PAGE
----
Tuesday, February 28, 2017


Simon and I are right partial to our crepuscular rounds along the edge of the day, morning and evening. We walk at noon most days, and sometimes at night, if the moon is bright, but the short wanders at twilight seem to excite the imagination most.

Then, stories are liable to rise up from the shadows and flow swiftly across the mind like a fox, hunting and hunted.

I'd never heard that word, crepuscular used in conversation, had only read it, until I was visiting with my friend J. P. Krol on Mount LeConte a couple of weeks ago. He so described a young bear who had been visiting the Lodge as evening fell.

The bear didn't appear while I was there. Perhaps the big word scared him off.

Monday, February 27, 2017

Some days...

Some days I see the clouds;
Some days I see the blue;
Some days I don't look up
To see the sky at all,
But the sun shines
And the wind blows
And the rain falls
And grateful or not,
I am blessed.

Sunday, February 26, 2017

Come now...

Come now, O Darkness,
And lay me down and still;
Wash me clean and empty,
Ready on some morrow
To be raised and filled
And set alight.

Saturday, February 25, 2017


Kale doesn't happen in a day;
you don't see it growing,
but when you least expect it,
and thinking about something else,
There it is.
Love is like that.

Friday, February 24, 2017

Just enough...


On these foggy late-winter days, we can see just far enough not to be discouraged. All we behold are near and close to heart, reminding us on every side that the Kingdom is at hand, even in a nation obsessed with walls and exclusions. 

The insubstantial fog calls us to embrace whatever is real and upholding, calls us to confess, We have not loved God with our whole heart. We have not loved our neighbor as ourselves. But here in this little town, where we are most at home, perhaps we can make a start toward a deeper love and a wider belonging.


Thursday, February 23, 2017

A funny thing...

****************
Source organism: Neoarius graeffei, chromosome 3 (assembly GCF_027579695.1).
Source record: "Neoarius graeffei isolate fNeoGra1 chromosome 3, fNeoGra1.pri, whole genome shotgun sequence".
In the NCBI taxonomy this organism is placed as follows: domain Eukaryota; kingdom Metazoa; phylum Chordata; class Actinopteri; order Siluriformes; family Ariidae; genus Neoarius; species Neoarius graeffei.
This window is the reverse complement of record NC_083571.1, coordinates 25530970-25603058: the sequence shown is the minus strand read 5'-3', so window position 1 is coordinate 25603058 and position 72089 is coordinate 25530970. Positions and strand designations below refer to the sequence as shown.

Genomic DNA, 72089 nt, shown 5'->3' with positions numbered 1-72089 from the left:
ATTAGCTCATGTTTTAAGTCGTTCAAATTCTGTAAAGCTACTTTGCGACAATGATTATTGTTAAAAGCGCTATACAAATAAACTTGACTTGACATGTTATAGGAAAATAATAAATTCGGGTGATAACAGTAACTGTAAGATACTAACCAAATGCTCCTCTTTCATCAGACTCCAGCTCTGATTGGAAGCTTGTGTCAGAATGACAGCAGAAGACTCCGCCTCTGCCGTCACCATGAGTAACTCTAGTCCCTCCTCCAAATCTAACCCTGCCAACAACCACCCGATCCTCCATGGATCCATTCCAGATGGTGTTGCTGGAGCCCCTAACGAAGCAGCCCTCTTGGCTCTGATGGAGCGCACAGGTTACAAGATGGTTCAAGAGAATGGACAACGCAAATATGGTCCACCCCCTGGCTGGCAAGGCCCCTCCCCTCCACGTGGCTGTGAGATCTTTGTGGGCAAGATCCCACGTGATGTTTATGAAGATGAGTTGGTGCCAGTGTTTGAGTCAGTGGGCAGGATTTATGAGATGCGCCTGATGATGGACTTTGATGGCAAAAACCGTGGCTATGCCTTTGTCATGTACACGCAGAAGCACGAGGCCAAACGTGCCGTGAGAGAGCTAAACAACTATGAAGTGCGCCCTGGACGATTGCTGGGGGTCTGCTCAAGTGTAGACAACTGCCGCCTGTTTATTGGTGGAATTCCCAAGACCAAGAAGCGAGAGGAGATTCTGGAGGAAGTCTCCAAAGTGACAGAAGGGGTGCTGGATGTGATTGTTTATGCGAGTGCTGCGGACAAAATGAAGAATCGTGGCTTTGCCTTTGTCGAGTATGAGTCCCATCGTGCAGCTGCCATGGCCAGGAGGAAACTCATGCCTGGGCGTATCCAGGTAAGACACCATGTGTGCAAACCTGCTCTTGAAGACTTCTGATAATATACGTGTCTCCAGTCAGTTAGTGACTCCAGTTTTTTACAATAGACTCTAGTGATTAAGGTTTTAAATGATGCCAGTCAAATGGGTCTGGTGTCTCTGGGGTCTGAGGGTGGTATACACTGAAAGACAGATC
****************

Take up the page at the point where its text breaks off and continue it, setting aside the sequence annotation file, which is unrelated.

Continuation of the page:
A funny thing happened on my way through February. Winter has neither the first word nor the last.

Whatever the season, Life is going on, getting her work done, whether or not we are tuned to see it.

Our resurrection is ever at hand. Our part is simply to pay attention and be aware.

Wednesday, February 22, 2017

Not a day...

No day is wasted when I can walk at least a mile on the mountain, or dig a foot into it. A life lived close to the ground is most likely to be worthy and rewarding.

Simon supervised diligently as I double-dug a bed to set out some leeks in a week or so. It would be nice if they could catch a little snow during their first days in the ground, and gain some free nitrogen. According to the Weather Service, that doesn't seem so likely. The forceast is calling for sixties and seventies right through into March.

Tuesday, February 21, 2017


Photo by David Longley

When I was young, I wanted to do a major thru-hike. Things just kept getting in the way of my life over the years. I will never live to do it now. My old knees ache fiercely after one day's up and down a mountain. The A.T. or the Pacific Crest are just too far for my reach and age. So have I failed to achieve my ambition? You could say so. 

But what I really wanted when I was young - I see it now - was to live my life among mountains. There are particular mountains, and people on them, whom I love, and on any given day, I am free and able to walk up and down to visit them. My house stands on a mountain, and every day I breathe, I see the morning rise and the evening fall to either side of it. I find my peace in that. To say that is enough is an understatement.

Still, I never got around to that thru-hike. It doesn't keep me awake at night, but I didn't. There are a lot of things I never did. I remain grateful for the ones accomplished.

Monday, February 20, 2017

...from the bones.

Yes, the Kingdom is at hand,
Winter yields to spring,
Bright promises unfurl,
Resurrection stirs the ground,
Life rises from the bones.


Sunday, February 19, 2017

Up and down...

"How was your weekend?"
"Oh, up and down."

We remember the high points and the low points of our passage through this world, but most of our time is spent traversing the places in between. It would be a shame not to appreciate them while we are passing through.

Life is all about the living along the way. A destination is just a place with nothing left to do.

Saturday, February 18, 2017


Some cold and snowy day in March, I'll remember that I saw this...

and some sweltering day in July, I'll remember that I was here.

Friday, February 17, 2017

High spirits...

Twenty years ago, in a former life, I designed a kitchen for some actress lady. She liked it, and gifted me this bottle of single-malt. I never opened it, and last weekend packed it up a mountain and left it with a friend up there. I thought he would have taste and time to appreciate it properly.